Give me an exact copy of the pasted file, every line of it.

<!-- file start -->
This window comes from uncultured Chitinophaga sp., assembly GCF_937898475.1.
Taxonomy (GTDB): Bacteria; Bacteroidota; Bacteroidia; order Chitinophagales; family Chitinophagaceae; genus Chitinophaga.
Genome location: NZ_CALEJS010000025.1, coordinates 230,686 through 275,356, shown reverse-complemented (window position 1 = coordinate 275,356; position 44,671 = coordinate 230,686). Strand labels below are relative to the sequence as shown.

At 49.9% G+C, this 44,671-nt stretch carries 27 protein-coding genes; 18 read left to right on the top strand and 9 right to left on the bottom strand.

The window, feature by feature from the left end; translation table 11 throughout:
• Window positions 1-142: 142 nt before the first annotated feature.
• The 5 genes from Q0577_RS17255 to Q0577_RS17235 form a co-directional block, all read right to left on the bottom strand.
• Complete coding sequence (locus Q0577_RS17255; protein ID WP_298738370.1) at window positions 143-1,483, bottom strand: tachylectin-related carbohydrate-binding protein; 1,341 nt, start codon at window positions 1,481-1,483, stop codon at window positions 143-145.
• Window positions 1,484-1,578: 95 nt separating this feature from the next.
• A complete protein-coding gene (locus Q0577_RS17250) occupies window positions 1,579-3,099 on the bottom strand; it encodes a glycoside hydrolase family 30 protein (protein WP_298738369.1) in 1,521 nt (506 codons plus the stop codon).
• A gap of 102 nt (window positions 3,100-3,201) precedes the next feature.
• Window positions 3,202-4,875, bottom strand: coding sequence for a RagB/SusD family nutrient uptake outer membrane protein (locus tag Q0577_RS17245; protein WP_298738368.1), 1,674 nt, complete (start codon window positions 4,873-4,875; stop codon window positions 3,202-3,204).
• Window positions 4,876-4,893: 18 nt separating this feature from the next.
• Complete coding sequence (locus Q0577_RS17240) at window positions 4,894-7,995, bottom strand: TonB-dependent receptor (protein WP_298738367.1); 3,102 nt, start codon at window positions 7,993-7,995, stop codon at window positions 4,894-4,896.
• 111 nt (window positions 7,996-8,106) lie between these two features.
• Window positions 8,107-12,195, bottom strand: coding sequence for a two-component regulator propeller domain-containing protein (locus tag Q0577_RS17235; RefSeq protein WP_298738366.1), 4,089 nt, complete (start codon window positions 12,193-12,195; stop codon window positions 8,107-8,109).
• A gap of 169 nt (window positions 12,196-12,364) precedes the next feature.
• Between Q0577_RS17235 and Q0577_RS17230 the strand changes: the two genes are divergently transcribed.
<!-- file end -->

This window comes from uncultured Chitinophaga sp., assembly GCF_937898475.1.
Taxonomy (GTDB): Bacteria; Bacteroidota; Bacteroidia; order Chitinophagales; family Chitinophagaceae; genus Chitinophaga.
Genome location: NZ_CALEJS010000025.1, coordinates 230,686 through 275,356, shown reverse-complemented (window position 1 = coordinate 275,356; position 44,671 = coordinate 230,686). Strand labels below are relative to the sequence as shown.

At 49.9% G+C, this 44,671-nt stretch carries 27 protein-coding genes; 18 read left to right on the top strand and 9 right to left on the bottom strand.

The window, feature by feature from the left end; translation table 11 throughout:
• Window positions 1-142: 142 nt before the first annotated feature.
• The 5 genes from Q0577_RS17255 to Q0577_RS17235 form a co-directional block, all read right to left on the bottom strand.
• Complete coding sequence (locus Q0577_RS17255; protein ID WP_298738370.1) at window positions 143-1,483, bottom strand: tachylectin-related carbohydrate-binding protein; 1,341 nt, start codon at window positions 1,481-1,483, stop codon at window positions 143-145.
• Window positions 1,484-1,578: 95 nt separating this feature from the next.
• A complete protein-coding gene (locus Q0577_RS17250) occupies window positions 1,579-3,099 on the bottom strand; it encodes a glycoside hydrolase family 30 protein (protein WP_298738369.1) in 1,521 nt (506 codons plus the stop codon).
• A gap of 102 nt (window positions 3,100-3,201) precedes the next feature.
• Window positions 3,202-4,875, bottom strand: coding sequence for a RagB/SusD family nutrient uptake outer membrane protein (locus tag Q0577_RS17245; protein WP_298738368.1), 1,674 nt, complete (start codon window positions 4,873-4,875; stop codon window positions 3,202-3,204).
• Window positions 4,876-4,893: 18 nt separating this feature from the next.
• Complete coding sequence (locus Q0577_RS17240) at window positions 4,894-7,995, bottom strand: TonB-dependent receptor (protein WP_298738367.1); 3,102 nt, start codon at window positions 7,993-7,995, stop codon at window positions 4,894-4,896.
• 111 nt (window positions 7,996-8,106) lie between these two features.
• Window positions 8,107-12,195, bottom strand: coding sequence for a two-component regulator propeller domain-containing protein (locus tag Q0577_RS17235; RefSeq protein WP_298738366.1), 4,089 nt, complete (start codon window positions 12,193-12,195; stop codon window positions 8,107-8,109).
• A gap of 169 nt (window positions 12,196-12,364) precedes the next feature.
• Between Q0577_RS17235 and Q0577_RS17230 the strand changes: the two genes are divergently transcribed.